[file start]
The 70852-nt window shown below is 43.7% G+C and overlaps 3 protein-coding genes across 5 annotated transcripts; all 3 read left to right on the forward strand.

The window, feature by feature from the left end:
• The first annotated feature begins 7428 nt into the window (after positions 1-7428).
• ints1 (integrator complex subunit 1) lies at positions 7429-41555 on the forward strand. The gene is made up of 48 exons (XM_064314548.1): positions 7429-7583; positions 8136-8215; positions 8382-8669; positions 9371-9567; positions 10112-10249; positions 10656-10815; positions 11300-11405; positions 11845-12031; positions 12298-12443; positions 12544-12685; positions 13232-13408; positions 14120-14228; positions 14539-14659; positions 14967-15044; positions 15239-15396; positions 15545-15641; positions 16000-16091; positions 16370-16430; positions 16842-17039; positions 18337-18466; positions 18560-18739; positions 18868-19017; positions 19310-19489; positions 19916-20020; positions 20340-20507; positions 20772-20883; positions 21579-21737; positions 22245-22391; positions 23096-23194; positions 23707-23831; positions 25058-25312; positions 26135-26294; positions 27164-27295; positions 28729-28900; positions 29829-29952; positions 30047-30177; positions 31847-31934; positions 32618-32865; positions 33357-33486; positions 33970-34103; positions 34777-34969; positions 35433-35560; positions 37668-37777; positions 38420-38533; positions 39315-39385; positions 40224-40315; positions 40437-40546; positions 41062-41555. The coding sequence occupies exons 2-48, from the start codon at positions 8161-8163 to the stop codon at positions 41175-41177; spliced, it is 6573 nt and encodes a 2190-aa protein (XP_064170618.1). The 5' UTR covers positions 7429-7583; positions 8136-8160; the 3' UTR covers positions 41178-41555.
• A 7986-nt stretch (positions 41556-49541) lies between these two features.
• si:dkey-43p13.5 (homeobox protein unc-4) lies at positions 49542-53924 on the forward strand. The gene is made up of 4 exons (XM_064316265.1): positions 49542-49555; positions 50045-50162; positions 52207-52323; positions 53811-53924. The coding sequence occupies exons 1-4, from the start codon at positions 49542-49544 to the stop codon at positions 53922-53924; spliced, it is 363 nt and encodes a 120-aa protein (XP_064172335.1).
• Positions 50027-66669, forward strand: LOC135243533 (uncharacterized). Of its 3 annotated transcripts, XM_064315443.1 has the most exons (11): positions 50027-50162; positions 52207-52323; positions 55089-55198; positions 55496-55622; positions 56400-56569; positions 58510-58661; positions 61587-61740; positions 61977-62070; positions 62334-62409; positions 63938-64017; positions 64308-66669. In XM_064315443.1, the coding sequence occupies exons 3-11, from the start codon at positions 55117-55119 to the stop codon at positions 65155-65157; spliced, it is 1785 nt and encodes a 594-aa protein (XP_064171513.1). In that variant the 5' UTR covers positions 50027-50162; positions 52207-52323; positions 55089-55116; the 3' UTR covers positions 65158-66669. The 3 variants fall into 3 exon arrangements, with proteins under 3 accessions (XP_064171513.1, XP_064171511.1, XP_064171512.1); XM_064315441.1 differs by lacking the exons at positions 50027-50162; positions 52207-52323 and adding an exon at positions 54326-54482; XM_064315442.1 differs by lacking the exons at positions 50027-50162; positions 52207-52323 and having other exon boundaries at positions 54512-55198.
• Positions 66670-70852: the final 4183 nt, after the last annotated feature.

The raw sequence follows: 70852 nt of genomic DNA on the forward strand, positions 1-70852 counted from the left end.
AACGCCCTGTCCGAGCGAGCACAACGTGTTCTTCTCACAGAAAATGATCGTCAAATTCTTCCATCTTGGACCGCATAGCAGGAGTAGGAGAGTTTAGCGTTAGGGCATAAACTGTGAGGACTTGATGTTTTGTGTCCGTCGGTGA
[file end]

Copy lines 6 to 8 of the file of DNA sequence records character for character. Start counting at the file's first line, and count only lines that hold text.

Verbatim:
• si:dkey-43p13.5 (homeobox protein unc-4) lies at positions 49542-53924 on the forward strand. The gene is made up of 4 exons (XM_064316265.1): positions 49542-49555; positions 50045-50162; positions 52207-52323; positions 53811-53924. The coding sequence occupies exons 1-4, from the start codon at positions 49542-49544 to the stop codon at positions 53922-53924; spliced, it is 363 nt and encodes a 120-aa protein (XP_064172335.1).
• Positions 50027-66669, forward strand: LOC135243533 (uncharacterized). Of its 3 annotated transcripts, XM_064315443.1 has the most exons (11): positions 50027-50162; positions 52207-52323; positions 55089-55198; positions 55496-55622; positions 56400-56569; positions 58510-58661; positions 61587-61740; positions 61977-62070; positions 62334-62409; positions 63938-64017; positions 64308-66669. In XM_064315443.1, the coding sequence occupies exons 3-11, from the start codon at positions 55117-55119 to the stop codon at positions 65155-65157; spliced, it is 1785 nt and encodes a 594-aa protein (XP_064171513.1). In that variant the 5' UTR covers positions 50027-50162; positions 52207-52323; positions 55089-55116; the 3' UTR covers positions 65158-66669. The 3 variants fall into 3 exon arrangements, with proteins under 3 accessions (XP_064171513.1, XP_064171511.1, XP_064171512.1); XM_064315441.1 differs by lacking the exons at positions 50027-50162; positions 52207-52323 and adding an exon at positions 54326-54482; XM_064315442.1 differs by lacking the exons at positions 50027-50162; positions 52207-52323 and having other exon boundaries at positions 54512-55198.
• Positions 66670-70852: the final 4183 nt, after the last annotated feature.